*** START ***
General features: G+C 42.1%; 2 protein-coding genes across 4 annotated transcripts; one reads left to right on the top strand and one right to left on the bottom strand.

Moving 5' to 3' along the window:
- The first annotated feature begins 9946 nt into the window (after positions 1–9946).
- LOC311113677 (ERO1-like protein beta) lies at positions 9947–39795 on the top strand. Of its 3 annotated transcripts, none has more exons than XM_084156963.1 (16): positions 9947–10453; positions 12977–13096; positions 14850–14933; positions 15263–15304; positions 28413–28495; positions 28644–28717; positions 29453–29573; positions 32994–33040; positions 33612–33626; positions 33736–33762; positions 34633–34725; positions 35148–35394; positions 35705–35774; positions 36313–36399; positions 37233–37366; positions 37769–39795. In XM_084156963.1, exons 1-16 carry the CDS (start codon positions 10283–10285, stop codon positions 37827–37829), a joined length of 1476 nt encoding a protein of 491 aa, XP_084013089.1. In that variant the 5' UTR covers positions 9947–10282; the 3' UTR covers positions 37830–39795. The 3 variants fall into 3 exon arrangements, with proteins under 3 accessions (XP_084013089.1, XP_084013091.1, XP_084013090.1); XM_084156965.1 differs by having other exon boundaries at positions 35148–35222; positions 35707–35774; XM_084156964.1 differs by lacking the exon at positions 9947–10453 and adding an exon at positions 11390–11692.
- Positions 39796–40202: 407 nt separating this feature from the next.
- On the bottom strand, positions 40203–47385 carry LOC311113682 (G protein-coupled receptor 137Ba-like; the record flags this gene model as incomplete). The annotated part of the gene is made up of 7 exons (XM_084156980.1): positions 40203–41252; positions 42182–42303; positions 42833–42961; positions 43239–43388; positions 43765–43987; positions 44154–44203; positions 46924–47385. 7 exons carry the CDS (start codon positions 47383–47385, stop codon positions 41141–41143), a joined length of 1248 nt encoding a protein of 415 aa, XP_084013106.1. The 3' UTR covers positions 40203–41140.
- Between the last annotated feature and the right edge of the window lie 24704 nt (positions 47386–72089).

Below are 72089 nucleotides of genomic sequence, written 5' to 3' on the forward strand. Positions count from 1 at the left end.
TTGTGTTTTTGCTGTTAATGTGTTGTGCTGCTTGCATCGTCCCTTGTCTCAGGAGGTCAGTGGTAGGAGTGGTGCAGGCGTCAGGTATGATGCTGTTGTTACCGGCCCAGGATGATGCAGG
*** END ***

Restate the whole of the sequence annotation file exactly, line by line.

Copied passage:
General features: G+C 42.1%; 2 protein-coding genes across 4 annotated transcripts; one reads left to right on the top strand and one right to left on the bottom strand.

Moving 5' to 3' along the window:
- The first annotated feature begins 9946 nt into the window (after positions 1–9946).
- LOC311113677 (ERO1-like protein beta) lies at positions 9947–39795 on the top strand. Of its 3 annotated transcripts, none has more exons than XM_084156963.1 (16): positions 9947–10453; positions 12977–13096; positions 14850–14933; positions 15263–15304; positions 28413–28495; positions 28644–28717; positions 29453–29573; positions 32994–33040; positions 33612–33626; positions 33736–33762; positions 34633–34725; positions 35148–35394; positions 35705–35774; positions 36313–36399; positions 37233–37366; positions 37769–39795. In XM_084156963.1, exons 1-16 carry the CDS (start codon positions 10283–10285, stop codon positions 37827–37829), a joined length of 1476 nt encoding a protein of 491 aa, XP_084013089.1. In that variant the 5' UTR covers positions 9947–10282; the 3' UTR covers positions 37830–39795. The 3 variants fall into 3 exon arrangements, with proteins under 3 accessions (XP_084013089.1, XP_084013091.1, XP_084013090.1); XM_084156965.1 differs by having other exon boundaries at positions 35148–35222; positions 35707–35774; XM_084156964.1 differs by lacking the exon at positions 9947–10453 and adding an exon at positions 11390–11692.
- Positions 39796–40202: 407 nt separating this feature from the next.
- On the bottom strand, positions 40203–47385 carry LOC311113682 (G protein-coupled receptor 137Ba-like; the record flags this gene model as incomplete). The annotated part of the gene is made up of 7 exons (XM_084156980.1): positions 40203–41252; positions 42182–42303; positions 42833–42961; positions 43239–43388; positions 43765–43987; positions 44154–44203; positions 46924–47385. 7 exons carry the CDS (start codon positions 47383–47385, stop codon positions 41141–41143), a joined length of 1248 nt encoding a protein of 415 aa, XP_084013106.1. The 3' UTR covers positions 40203–41140.
- Between the last annotated feature and the right edge of the window lie 24704 nt (positions 47386–72089).

Below are 72089 nucleotides of genomic sequence, written 5' to 3' on the forward strand. Positions count from 1 at the left end.
TTGTGTTTTTGCTGTTAATGTGTTGTGCTGCTTGCATCGTCCCTTGTCTCAGGAGGTCAGTGGTAGGAGTGGTGCAGGCGTCAGGTATGATGCTGTTGTTACCGGCCCAGGATGATGCAGG